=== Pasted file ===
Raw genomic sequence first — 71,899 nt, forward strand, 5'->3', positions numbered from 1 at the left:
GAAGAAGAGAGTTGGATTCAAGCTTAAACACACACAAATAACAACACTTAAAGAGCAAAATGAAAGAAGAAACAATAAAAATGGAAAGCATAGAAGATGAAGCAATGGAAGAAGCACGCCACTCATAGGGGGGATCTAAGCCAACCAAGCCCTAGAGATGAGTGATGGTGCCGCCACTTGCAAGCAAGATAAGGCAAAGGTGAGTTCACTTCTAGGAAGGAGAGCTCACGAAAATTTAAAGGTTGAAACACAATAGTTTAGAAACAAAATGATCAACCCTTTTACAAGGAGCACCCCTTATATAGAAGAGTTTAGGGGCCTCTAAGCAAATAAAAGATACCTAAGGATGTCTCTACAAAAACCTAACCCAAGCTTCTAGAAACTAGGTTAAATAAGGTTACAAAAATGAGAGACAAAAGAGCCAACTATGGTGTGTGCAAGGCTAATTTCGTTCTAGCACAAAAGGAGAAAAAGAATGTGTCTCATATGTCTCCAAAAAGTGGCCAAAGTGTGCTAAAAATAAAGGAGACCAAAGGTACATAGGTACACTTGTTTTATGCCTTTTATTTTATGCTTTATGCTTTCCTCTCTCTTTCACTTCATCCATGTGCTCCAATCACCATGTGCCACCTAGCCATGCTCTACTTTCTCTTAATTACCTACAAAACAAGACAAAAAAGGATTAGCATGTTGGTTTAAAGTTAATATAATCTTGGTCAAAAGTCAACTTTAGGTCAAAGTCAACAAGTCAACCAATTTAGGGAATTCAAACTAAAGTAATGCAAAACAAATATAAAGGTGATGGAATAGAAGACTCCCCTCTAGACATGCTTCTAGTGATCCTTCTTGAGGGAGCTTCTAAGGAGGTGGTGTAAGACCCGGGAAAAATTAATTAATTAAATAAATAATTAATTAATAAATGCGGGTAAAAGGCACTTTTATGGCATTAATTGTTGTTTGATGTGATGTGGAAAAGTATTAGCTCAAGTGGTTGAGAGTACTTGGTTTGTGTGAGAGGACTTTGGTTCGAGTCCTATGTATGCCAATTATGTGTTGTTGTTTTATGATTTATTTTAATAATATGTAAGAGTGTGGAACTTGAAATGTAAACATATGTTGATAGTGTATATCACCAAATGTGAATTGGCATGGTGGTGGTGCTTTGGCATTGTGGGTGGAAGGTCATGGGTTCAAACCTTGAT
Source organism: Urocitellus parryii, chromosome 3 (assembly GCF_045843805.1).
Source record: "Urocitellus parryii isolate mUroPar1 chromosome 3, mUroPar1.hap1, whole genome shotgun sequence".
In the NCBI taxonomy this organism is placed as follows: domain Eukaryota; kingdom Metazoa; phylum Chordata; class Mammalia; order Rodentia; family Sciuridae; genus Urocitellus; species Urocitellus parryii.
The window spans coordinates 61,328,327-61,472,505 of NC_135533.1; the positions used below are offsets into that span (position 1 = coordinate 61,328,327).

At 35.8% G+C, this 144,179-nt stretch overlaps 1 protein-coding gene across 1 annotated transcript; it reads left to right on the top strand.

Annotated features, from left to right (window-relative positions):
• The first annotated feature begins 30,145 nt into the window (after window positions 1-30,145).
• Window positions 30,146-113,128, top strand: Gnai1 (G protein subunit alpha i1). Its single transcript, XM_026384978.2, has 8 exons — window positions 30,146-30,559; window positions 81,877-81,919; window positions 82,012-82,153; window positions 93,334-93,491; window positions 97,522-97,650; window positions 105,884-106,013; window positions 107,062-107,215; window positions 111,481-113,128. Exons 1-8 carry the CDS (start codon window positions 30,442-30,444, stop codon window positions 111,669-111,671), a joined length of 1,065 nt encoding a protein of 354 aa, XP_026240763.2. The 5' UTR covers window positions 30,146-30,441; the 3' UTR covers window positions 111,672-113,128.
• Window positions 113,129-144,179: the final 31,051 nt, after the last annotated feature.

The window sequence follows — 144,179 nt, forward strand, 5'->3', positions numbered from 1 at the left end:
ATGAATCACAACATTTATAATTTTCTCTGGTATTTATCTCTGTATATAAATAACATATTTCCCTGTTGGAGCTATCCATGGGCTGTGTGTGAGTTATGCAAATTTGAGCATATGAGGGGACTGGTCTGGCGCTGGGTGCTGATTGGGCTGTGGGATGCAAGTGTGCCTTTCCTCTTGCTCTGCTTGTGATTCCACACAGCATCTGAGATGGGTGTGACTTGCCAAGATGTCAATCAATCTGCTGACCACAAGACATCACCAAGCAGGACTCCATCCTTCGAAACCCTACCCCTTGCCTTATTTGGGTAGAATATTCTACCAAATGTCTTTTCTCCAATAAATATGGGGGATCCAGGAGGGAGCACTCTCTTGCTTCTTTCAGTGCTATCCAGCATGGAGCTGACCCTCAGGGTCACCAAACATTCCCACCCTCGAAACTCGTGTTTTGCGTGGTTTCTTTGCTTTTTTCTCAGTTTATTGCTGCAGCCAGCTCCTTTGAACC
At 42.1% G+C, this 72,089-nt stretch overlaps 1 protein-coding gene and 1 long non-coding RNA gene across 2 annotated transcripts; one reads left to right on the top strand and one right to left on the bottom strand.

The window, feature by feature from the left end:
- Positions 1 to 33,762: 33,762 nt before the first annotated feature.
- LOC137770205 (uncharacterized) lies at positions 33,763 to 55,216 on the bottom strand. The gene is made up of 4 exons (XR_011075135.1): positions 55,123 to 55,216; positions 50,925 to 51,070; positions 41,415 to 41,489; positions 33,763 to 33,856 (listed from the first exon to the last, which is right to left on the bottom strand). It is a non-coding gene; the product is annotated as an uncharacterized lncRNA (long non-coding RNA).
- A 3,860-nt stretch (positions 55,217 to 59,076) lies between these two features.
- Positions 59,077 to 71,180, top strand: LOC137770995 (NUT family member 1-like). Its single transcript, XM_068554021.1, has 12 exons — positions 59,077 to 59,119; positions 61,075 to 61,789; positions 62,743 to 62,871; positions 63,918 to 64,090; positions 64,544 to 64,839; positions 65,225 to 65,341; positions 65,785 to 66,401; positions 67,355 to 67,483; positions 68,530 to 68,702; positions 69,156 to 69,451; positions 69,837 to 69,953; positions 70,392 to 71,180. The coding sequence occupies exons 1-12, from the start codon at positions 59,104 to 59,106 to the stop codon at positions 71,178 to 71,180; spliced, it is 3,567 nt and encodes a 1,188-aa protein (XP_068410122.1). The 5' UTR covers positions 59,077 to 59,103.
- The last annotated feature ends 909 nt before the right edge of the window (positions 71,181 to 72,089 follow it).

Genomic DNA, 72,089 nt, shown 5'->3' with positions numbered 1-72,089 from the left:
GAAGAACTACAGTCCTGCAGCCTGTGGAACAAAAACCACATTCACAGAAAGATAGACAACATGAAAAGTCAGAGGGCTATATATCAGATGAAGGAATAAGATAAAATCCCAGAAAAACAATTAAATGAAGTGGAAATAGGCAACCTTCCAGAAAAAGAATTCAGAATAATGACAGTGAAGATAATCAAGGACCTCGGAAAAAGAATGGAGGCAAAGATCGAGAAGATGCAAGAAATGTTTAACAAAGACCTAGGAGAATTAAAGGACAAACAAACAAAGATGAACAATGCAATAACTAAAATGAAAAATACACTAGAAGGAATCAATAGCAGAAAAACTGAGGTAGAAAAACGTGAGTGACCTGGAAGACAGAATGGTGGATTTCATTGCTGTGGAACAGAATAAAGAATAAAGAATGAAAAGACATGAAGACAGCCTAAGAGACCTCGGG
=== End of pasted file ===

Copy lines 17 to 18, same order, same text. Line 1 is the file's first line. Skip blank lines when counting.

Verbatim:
- LOC137770205 (uncharacterized) lies at positions 33,763 to 55,216 on the bottom strand. The gene is made up of 4 exons (XR_011075135.1): positions 55,123 to 55,216; positions 50,925 to 51,070; positions 41,415 to 41,489; positions 33,763 to 33,856 (listed from the first exon to the last, which is right to left on the bottom strand). It is a non-coding gene; the product is annotated as an uncharacterized lncRNA (long non-coding RNA).
- A 3,860-nt stretch (positions 55,217 to 59,076) lies between these two features.